Mags: In a draft full of talented power forward prospects, Julius Randle is the only sure thing. While Noah Vonleh is largely unproven and Aaron Gordon might struggle to find points at the next level, Randle has strengths and plays to them. He is strong and polished on the block. He can finish with both hands. He dominated his opposition in his season at Kentucky, scoring through a barrage of double and triple teams. While rebuilding teams might prefer Vonleh's measurables or Gordon's athleticism, Randle will not get past the Lakers at No. 7 — an organization focused on surrounding Kobe Bryant with capable talent in his final seasons.
Joseph: Parker will struggle with defense, though he probably will win rookie of the year for his offense alone. Oklahoma State's Marcus Smart may be the best rookie, though, as he can defend on an elite level and is a more developed point guard than people give him credit for. I also really like the well-rounded nature of Michigan State shooting guard Gary Harris' game. He could start right away and develop into a solid second or third option within a year or two.
Zillgitt: There are different ways to define sleeper, and I'm looking at a player late in the first round who will contribute in his rookie season and be a great value pick — the way Jimmy Butler turned out for the Chicago Bulls. The player didn't have to attend a smaller school to be considered a sleeper though. But pay attention to Cleanthony Early from Wichita State. He made a name (and earned a few dollars) for himself in the NCAA tournament with his offensive ability.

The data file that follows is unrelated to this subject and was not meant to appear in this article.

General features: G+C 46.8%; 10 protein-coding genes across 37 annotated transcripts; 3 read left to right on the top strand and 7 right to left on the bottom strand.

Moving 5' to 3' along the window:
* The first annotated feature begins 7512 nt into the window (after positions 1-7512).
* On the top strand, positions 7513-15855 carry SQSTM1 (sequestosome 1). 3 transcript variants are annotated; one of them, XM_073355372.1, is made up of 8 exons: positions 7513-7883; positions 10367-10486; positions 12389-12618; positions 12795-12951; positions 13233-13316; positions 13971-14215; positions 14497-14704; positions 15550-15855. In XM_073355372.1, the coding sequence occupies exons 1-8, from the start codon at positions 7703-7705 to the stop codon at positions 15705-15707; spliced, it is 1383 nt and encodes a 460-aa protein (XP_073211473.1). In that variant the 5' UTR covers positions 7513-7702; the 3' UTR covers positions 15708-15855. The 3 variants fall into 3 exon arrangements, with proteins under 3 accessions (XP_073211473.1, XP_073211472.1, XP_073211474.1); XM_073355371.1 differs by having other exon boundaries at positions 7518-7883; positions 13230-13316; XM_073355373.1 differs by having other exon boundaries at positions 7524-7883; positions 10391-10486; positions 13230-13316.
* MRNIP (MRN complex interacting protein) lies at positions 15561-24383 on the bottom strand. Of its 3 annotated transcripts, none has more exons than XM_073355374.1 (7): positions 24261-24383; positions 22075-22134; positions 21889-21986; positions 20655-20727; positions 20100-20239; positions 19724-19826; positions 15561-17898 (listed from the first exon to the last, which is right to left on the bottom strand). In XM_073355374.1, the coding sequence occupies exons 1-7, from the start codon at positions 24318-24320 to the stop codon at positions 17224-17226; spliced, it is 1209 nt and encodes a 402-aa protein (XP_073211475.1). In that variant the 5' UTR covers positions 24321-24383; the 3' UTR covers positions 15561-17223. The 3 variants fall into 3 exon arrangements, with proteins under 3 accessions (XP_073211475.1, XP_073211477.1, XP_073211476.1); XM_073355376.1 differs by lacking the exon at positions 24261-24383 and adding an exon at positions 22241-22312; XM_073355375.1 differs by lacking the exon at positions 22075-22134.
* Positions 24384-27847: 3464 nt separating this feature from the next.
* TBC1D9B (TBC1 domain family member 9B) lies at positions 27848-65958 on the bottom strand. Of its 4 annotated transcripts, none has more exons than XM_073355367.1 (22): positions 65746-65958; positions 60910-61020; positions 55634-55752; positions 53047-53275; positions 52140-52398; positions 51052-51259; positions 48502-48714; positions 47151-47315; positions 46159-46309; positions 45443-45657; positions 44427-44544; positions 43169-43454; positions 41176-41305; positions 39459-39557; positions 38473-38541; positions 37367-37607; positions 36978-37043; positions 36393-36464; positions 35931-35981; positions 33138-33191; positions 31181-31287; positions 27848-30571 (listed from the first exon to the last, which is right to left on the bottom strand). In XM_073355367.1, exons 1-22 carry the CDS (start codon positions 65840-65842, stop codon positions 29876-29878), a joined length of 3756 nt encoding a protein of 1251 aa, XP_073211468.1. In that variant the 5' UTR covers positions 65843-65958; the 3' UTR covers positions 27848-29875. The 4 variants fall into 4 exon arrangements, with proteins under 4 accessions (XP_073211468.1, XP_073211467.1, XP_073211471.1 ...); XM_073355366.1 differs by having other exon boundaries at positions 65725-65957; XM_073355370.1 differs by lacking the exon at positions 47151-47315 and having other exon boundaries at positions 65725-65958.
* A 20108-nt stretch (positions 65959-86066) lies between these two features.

Gleeson:Elfrid Payton. We've seen a fair share of NBA-ready players who weren't on our radars because they went to a smaller school, Damian Lillard being the prime example. And Payton's no different. His upside is huge and despite being away from the spotlight at Louisiana-Lafayette, the 6-4 point guard can transition into an NBA starter as a rookie.
Mags:For 85% of the season, Syracuse University was the top basketball program in the country, and in large part due to the country's best freshman point guard, Tyler Ennis. Doubling as a first-class floor general and late-game savant, Ennis had the ninth-highest assist-to-turnover ratio in the nation, and put on clinics in the closing seconds against Pittsburgh and North Carolina State. While he is no Stephen Curry from distance, Ennis is an adequate shooter and a mature decision maker, a player who will claim a starting point guard job early in his career and will not relinquish it.
Joseph: Sleeper, as has been pointed out, is such a varied term. Bosnian center Jusuf Nurkic made a late climb up draft boards, but he might be selected too high to be called a sleeper. One player who probably won't go too high is UNLV forward Khem Birch. He could be one of the steals of the second round because of his rebounding ability.
VIDEO: Best top-five picks in recent history
USA Today Sports' Scott Gleeson shares his top-five draft picks in recent memory and discusses their success to date.